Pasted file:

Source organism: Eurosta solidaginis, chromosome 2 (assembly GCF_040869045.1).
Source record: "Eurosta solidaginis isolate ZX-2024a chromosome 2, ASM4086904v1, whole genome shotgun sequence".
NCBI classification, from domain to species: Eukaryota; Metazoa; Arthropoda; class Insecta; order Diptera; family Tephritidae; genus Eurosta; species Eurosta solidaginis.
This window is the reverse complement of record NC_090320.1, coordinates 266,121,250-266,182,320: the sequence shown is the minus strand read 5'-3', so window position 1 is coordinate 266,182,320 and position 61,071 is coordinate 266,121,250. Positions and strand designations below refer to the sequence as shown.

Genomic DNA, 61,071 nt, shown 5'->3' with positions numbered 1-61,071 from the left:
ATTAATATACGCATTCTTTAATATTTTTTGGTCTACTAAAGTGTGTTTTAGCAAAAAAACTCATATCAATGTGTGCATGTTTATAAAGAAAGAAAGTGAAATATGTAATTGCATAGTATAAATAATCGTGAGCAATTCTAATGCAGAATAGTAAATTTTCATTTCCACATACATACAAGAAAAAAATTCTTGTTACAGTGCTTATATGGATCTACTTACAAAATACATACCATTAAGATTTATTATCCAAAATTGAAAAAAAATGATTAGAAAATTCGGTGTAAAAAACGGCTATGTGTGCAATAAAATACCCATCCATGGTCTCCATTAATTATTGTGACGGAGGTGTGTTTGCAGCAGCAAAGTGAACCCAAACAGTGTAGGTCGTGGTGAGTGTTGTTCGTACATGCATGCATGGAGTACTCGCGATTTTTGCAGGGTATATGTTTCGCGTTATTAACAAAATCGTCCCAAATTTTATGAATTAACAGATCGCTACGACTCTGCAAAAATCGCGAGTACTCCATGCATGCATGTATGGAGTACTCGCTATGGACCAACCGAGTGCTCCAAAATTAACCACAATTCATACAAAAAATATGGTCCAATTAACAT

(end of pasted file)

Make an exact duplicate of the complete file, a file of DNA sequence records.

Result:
Source organism: Eurosta solidaginis, chromosome 2 (assembly GCF_040869045.1).
Source record: "Eurosta solidaginis isolate ZX-2024a chromosome 2, ASM4086904v1, whole genome shotgun sequence".
NCBI classification, from domain to species: Eukaryota; Metazoa; Arthropoda; class Insecta; order Diptera; family Tephritidae; genus Eurosta; species Eurosta solidaginis.
This window is the reverse complement of record NC_090320.1, coordinates 266,121,250-266,182,320: the sequence shown is the minus strand read 5'-3', so window position 1 is coordinate 266,182,320 and position 61,071 is coordinate 266,121,250. Positions and strand designations below refer to the sequence as shown.

Genomic DNA, 61,071 nt, shown 5'->3' with positions numbered 1-61,071 from the left:
ATTAATATACGCATTCTTTAATATTTTTTGGTCTACTAAAGTGTGTTTTAGCAAAAAAACTCATATCAATGTGTGCATGTTTATAAAGAAAGAAAGTGAAATATGTAATTGCATAGTATAAATAATCGTGAGCAATTCTAATGCAGAATAGTAAATTTTCATTTCCACATACATACAAGAAAAAAATTCTTGTTACAGTGCTTATATGGATCTACTTACAAAATACATACCATTAAGATTTATTATCCAAAATTGAAAAAAAATGATTAGAAAATTCGGTGTAAAAAACGGCTATGTGTGCAATAAAATACCCATCCATGGTCTCCATTAATTATTGTGACGGAGGTGTGTTTGCAGCAGCAAAGTGAACCCAAACAGTGTAGGTCGTGGTGAGTGTTGTTCGTACATGCATGCATGGAGTACTCGCGATTTTTGCAGGGTATATGTTTCGCGTTATTAACAAAATCGTCCCAAATTTTATGAATTAACAGATCGCTACGACTCTGCAAAAATCGCGAGTACTCCATGCATGCATGTATGGAGTACTCGCTATGGACCAACCGAGTGCTCCAAAATTAACCACAATTCATACAAAAAATATGGTCCAATTAACAT